Arthropod-borne infectious diseases remain an international public health concern. To prevent or treat these illnesses, I am developing new strategies based on an understanding of the intimate relationship between the vector, pathogen, and mammalian host. My laboratory focuses on three arthropod-transmitted diseases to explore these interactions. Lyme disease, caused by the spirochete Borrelia burgdorferi, is the most common tick-borne illness in the United States. Anaplasma phagocytophilum, an obligate intracellular bacterium that persists within neutrophils, causes human granulocytic anaplasmosis and is primarily transmitted by Ixodes ticks. Finally, West Nile virus, a mosquito-borne flavivirus that recently emerged in North America, causes severe encephalitis.
Lyme disease was used as a model to show that immunization with B. burgdorferi outer surface protein (Osp) A is protective against infection. This led to an FDA-approved human Lyme disease vaccine. Surprisingly, antibodies elicited by the vaccine enter the tick when the arthropod feeds, and then destroy OspA-producing B. burgdorferi in the vector. As OspA is normally down-regulated by spirochetes during transmission from ticks to humans, this demonstrates an unusual mechanism of vaccine action—the targeting of an antigen expressed by a microbe within the vector to protect humans from infection.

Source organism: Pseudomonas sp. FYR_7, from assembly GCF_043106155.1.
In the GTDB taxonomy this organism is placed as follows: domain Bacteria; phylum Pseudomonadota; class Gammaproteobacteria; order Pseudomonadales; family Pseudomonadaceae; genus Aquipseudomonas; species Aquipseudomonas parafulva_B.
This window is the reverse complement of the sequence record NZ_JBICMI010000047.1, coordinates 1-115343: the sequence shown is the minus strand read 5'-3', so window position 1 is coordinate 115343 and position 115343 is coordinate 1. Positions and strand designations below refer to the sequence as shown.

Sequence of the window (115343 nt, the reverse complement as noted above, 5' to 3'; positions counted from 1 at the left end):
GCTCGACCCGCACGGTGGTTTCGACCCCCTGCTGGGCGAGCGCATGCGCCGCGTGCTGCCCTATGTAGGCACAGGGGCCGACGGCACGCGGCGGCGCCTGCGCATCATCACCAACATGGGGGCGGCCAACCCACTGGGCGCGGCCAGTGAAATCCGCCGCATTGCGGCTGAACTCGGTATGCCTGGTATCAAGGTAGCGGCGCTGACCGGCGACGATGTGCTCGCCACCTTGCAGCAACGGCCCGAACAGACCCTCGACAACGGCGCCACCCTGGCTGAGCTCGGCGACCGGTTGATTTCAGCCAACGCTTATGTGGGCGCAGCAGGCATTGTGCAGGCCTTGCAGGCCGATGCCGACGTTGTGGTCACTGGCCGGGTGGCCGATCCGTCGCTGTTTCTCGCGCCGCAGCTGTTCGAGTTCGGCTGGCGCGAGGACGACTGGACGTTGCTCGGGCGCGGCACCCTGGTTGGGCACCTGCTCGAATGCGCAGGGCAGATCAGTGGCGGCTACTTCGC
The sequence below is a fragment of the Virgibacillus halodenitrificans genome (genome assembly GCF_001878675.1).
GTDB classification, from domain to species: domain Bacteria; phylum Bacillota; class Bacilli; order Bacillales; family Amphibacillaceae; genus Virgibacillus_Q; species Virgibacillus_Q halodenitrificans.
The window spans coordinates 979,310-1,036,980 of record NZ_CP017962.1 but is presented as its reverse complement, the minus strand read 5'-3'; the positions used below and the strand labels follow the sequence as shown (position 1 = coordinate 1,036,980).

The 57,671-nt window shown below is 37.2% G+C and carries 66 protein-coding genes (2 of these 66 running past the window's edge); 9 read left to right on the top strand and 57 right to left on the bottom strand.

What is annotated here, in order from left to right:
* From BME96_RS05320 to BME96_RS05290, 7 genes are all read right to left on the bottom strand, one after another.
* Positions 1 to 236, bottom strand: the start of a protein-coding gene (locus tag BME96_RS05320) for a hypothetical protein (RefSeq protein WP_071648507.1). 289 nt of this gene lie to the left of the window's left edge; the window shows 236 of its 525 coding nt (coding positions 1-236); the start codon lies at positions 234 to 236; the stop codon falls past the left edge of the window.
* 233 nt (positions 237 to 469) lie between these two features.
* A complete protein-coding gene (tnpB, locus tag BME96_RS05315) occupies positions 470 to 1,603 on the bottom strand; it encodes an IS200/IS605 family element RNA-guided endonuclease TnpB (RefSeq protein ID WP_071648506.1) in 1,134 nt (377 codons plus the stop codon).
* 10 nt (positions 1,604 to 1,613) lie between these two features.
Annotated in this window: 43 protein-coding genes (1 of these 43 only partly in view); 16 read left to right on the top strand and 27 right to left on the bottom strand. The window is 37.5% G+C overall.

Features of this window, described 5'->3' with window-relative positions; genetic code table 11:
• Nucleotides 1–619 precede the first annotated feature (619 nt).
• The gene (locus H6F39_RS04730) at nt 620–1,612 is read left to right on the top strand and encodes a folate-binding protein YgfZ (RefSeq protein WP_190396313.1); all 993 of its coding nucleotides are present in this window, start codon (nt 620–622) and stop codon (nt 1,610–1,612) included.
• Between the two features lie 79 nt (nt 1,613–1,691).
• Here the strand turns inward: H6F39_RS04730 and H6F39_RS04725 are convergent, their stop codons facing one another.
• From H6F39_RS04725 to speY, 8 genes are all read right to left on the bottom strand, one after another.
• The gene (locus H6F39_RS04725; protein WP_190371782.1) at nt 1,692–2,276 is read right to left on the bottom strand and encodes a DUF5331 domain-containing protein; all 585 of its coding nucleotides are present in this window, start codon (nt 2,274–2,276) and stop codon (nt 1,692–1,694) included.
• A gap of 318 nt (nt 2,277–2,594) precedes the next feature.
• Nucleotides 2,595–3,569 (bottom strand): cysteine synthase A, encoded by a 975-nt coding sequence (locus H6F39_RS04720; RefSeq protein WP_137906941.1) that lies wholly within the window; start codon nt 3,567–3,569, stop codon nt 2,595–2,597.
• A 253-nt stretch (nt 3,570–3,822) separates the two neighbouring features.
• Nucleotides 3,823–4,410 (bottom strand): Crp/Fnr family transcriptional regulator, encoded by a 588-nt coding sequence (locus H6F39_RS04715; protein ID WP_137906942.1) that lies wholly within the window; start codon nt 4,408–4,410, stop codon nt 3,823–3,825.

My laboratory is interested in how pathogens may use arthropod products to facilitate infection of the mammalian host. As B. burgdorferi migrate from ticks to humans, the spirochetes influence the expression of tick salivary gland genes. B. burgdorferi then bind to some of the induced salivary proteins, such as Salp15, and use the tick proteins to evade mammalian immune responses. These discoveries led to the paradigm that microbes may use specific arthropod molecules to enable successful infection of the host—a triangular interaction at the ephemeral pathogen-vector-host interface that occurs while an arthropod is feeding on a vertebrate.
I am also determining whether, to be successfully acquired by the vector, pathogens within mammals use arthropod proteins that are secreted into the host. For example, ticks engorging on vertebrates induce recruitment of inflammatory cells to the bite site. For efficient migration to the vector, pathogens must traffic through this complex environment while avoiding the deleterious effects of immune cells. The tick salivary protein Salp25D plays a critical role in the mammalian host for acquisition of Borrelia burgdorferi by the arthropod. Salp25D detoxifies reactive oxygen species at the vector-pathogen-host interface, providing a survival advantage to B. burgdorferi at the tick-feeding site in mice. Silencing salp25D impairs spirochete acquisition by ticks engorging on B. burgdorferi–infected mice. These data demonstrate that pathogens can exploit arthropod molecules to defuse mammalian responses in order to enter the vector.
I am studying whether these paradigms—initially established with B. burgdorferi—are applicable to other arthropod-borne infectious agents, including A. phagocytophilum and West Nile virus. My lab is also developing techniques to identify the entire panel of vector genes that are induced or repressed by pathogens, and assays to delineate the complete profile of arthropod proteins that microbes adhere to, or otherwise interact with. We are also assessing whether colonization of arthropods by specific infectious agents is a mutualistic, rather than parasitic, relationship. Understanding these interactions may lead to new ways to interrupt the life cycle of arthropod-borne pathogens and new vaccine strategies against these diseases.
This work is also supported by the National Institutes of Health.
As of November 1, 2013